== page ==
• Example II Potassium Chloride Supplement
  • [0104]
    The following process and ingredients were used to prepare the potassium chloride extended release tablet of the present invention:
    TABLE II
    Ingredient Amount/tablet
    Potassium Chloride ER Granule 10 mEg
    Calcium Phosphate Dibasic 555.6 mg
    Magnesium Oxide 72.5 mg
    Potassium Bicarbonate 10 mg
    Microcrystalline Cellulose 218.6 mg
    Orange flavor 180 mg
    Orange color 20 mg
    Sodium Stearyl Fumarate 20.0 mg
    Asparatame 40.0 mg
    Crospovidone 40.0 mg
  • [0105]
    All of the ingredients were blended using conventional methods. The resulting blend was compressed into tablets.
    TABLE III
    Ingredient Amount/tablet
    Potassium Chloride ER Granule 20 mEq
    Ascorbic Acid 33 mg
    Microcrystalline Cellulose 210 mg
    Orange Flavor 170.0 mg
    Orange Color 20.0 mg
    Polyethylene Glycol 2.0 mg
    Sodium Stearyl Fumarate 0.4 mg
    Aspartame 40.0 mg
  • [0106]
    All the ingredients were blended using conventional methods. The resulting blend was compressed into tablets.
  • Example III
  • [0107]
    A flavored and/or colored extended release composition as set forth herein may be prepared in the following manner. The active components listed on Table II of Example II above are combined together with the excipients also listed on Table II. The resulting mixture is then blended together in a V-shaped blender and fed through the feed hopper of a Stokes BB2 tableting machine. A suitable number of tablets of the desired size may then be compressed.
  • Example IV
  • [0108]
    A patient is suffering from dehydration caused by prolonged vomiting. Because of the nausea, the patient has great difficulty swallowing a large, bitter pill. A flavored extended release composition containing electrolytes or a pharmaceutical composition comprising the same is administered. It would be expected that the patient would improve their condition or recover.
  • Example V
  • [0109]
    A patient is suffering from a potassium deficiency caused by chronic diabetic acidosis, but taking potassium supplements causes the patient gastric discomfort and too many supplements may lead to potassium toxicity. A mineral supplement in accordance with Example I is administered, eliminating the gastric discomfort and providing controlled release of potassium. It would be expected that the patient would improve their condition or recover.
  • Example VI
  • [0110]
    A panel of six patients are put on a dosage regimen, but each patient is given a different dosage form (ie. solid tablet, effervescent liquid suspensions and the non-effervescent liquid suspension of Example I). It would be expected that the highest patient compliance with the dosage regimen would be with the patient taking the non-effervescent liquid composition of Example I.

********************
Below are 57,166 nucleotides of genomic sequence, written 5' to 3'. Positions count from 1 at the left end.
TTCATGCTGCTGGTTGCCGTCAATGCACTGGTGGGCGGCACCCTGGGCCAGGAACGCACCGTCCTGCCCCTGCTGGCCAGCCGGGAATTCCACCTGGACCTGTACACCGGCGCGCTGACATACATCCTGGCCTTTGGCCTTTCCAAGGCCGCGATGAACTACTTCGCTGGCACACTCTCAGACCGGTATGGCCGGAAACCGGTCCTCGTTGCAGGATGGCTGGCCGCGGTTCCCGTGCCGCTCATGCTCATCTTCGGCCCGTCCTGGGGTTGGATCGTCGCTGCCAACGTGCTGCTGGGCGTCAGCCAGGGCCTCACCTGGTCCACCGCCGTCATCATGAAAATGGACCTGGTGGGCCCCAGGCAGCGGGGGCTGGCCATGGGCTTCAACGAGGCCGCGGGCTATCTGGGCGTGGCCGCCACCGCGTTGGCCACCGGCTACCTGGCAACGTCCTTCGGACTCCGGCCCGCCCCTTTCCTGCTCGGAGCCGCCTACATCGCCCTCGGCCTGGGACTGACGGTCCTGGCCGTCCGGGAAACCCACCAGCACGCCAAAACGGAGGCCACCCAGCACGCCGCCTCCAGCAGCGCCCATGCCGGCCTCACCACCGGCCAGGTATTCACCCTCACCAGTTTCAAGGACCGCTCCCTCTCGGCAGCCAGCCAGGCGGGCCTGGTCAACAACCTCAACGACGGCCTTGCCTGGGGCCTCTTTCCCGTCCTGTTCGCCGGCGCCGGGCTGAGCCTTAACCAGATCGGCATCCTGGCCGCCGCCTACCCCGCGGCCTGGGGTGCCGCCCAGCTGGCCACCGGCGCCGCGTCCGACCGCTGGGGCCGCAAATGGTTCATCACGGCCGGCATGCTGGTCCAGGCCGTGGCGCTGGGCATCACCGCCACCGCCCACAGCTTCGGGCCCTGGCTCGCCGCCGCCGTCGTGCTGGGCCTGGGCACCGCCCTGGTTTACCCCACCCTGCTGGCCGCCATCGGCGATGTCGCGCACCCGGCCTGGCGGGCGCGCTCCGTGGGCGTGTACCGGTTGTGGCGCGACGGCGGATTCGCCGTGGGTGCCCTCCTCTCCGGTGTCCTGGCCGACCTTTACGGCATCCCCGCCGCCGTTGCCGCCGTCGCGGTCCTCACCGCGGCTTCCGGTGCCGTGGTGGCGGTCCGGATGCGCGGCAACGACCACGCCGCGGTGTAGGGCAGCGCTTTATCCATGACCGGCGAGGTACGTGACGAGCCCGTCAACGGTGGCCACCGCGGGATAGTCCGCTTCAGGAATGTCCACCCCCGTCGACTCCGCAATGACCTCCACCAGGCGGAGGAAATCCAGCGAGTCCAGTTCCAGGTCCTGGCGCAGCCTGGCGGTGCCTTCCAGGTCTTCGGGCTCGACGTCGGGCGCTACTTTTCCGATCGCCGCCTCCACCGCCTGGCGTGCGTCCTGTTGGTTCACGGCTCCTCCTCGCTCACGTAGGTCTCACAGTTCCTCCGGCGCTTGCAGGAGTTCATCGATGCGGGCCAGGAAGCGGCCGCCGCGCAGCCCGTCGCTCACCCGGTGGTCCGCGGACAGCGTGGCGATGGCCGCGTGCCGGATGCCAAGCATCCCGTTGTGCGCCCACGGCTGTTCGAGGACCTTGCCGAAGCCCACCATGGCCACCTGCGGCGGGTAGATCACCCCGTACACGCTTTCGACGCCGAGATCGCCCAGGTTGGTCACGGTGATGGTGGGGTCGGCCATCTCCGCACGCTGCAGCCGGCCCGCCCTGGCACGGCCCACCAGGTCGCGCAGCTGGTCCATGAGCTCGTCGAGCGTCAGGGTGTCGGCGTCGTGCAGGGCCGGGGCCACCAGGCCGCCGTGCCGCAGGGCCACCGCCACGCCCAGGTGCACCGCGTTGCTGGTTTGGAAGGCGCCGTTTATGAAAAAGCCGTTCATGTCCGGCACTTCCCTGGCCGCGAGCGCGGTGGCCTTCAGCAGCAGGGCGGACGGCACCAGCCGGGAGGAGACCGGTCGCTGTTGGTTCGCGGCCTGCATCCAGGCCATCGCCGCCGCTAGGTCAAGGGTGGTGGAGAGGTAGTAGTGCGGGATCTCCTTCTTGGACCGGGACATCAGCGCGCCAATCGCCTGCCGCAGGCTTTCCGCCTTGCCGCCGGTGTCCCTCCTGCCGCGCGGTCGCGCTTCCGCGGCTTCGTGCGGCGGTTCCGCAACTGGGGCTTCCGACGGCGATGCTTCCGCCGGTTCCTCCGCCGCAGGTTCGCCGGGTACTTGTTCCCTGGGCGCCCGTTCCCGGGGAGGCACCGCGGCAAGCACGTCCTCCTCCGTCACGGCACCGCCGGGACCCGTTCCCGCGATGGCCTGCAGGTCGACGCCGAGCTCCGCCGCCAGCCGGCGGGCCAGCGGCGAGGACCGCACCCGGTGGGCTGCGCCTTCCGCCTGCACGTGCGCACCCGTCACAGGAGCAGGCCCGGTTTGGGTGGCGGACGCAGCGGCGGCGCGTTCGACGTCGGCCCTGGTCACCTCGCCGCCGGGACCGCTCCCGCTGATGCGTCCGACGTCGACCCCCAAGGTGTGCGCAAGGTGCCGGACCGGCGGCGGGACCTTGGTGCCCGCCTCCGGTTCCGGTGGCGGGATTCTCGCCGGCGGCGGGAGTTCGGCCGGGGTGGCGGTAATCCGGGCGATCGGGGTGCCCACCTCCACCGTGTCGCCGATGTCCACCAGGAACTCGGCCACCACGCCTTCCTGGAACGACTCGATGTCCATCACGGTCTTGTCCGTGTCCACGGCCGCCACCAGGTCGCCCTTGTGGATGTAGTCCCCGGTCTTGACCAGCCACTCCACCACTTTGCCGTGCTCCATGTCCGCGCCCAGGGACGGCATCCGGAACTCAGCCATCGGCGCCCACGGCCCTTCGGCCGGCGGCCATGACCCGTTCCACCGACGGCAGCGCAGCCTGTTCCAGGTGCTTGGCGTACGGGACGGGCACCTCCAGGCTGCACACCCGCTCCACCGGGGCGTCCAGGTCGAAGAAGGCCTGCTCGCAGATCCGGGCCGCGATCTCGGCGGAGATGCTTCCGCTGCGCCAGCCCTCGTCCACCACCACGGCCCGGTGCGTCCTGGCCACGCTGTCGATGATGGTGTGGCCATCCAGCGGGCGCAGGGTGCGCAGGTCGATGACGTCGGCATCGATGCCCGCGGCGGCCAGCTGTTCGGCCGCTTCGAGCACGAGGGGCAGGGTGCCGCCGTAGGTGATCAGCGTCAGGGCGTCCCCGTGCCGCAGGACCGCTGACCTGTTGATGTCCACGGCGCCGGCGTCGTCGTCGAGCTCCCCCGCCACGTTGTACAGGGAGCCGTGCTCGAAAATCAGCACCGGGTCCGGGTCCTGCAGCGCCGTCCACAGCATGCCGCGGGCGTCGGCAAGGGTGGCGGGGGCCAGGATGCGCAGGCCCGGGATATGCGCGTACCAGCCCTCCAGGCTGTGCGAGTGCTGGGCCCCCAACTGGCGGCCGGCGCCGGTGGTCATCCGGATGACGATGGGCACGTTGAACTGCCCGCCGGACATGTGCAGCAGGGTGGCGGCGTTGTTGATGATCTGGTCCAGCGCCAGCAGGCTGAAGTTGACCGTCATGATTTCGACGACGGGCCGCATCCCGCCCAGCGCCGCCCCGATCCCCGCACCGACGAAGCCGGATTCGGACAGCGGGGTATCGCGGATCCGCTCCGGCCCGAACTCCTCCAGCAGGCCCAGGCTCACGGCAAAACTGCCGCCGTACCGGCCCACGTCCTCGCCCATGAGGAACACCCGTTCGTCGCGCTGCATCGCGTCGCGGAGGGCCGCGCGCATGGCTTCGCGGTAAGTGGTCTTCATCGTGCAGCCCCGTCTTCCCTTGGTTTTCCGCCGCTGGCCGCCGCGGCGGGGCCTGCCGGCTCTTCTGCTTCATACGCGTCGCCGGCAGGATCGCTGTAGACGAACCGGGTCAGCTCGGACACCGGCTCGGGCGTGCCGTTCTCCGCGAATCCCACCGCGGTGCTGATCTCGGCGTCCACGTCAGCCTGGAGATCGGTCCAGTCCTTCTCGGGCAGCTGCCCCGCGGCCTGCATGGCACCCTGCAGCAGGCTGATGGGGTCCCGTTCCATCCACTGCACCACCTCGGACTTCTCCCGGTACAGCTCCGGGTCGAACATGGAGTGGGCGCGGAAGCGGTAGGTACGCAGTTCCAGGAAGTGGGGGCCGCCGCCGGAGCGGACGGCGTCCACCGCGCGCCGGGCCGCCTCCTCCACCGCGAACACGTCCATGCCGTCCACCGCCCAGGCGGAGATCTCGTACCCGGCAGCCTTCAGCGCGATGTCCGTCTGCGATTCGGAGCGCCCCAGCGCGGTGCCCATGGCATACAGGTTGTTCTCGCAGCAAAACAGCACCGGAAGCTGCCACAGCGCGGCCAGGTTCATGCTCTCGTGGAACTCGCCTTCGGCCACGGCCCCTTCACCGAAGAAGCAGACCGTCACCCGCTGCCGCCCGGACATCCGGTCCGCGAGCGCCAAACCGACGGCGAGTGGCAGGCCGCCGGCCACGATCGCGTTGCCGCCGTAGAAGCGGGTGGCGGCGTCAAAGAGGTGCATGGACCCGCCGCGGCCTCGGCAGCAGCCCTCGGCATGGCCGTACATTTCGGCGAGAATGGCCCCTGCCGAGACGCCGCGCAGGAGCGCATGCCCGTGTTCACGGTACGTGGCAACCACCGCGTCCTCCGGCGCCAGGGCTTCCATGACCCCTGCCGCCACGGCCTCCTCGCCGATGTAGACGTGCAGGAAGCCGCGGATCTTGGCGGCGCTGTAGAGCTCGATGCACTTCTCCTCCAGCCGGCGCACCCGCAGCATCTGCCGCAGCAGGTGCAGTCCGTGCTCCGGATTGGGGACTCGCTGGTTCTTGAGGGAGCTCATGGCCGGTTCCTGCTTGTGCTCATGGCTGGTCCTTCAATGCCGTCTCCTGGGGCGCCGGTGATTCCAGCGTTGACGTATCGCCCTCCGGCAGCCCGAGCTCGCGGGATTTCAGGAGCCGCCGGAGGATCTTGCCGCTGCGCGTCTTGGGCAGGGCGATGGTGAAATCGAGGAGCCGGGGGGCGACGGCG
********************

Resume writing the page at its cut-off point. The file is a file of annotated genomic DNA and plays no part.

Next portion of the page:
• Example VII
  • [0111]
    A panel of six patients are given different dosage form (ie. solid tablet, effervescent liquid suspensions and the non-effervescent liquid suspension of Example I) to compare for taste. It would be expected that the best tasting dosage form would be the non-effervescent liquid composition of Example I.
  • [0112]
    The invention being thus described, it will be apparent that the same may be varied in many ways. Such variations are not to be regarded as a departure from the spirit and scope of the invention, and all such modifications are intended to be within the scope of the appended claims.
Referenced by
Citing PatentFiling datePublication dateApplicantTitle
US7901710Aug 4, 2005Mar 8, 2011Vertical Pharmaceuticals, Inc.Nutritional supplement for use under physiologically stressful conditions
US7998500Aug 4, 2005Aug 16, 2011Vertical Pharmaceuticals, Inc.Nutritional supplement for women
US8197854Mar 7, 2011Jun 12, 2012Vertical Pharmaceuticals, Inc.Nutritional supplement for use under physiologically stressful conditions
US8202546Feb 2, 2010Jun 19, 2012Vertical Pharmaceuticals, Inc.Nutritional supplement for use under physiologically stressful conditions
US8263137Mar 21, 2008Sep 11, 2012Vertical Pharmaceuticals, Inc.Nutritional supplement for women
US8263667Mar 8, 2011Sep 11, 2012Vertical Pharmaceuticals, Inc.Nutritional supplement for use under physiologically stressful conditions
CN104873473A *Jun 16, 2015Sep 2, 2015孙巧玲Potassium chloride sustained-release tablet and preparation method thereof
Classifications
U.S. Classification424/470, 424/679
International ClassificationA61K9/52, A61K9/26, A61K9/20
Cooperative ClassificationA61K9/2081
European ClassificationA61K9/20K2B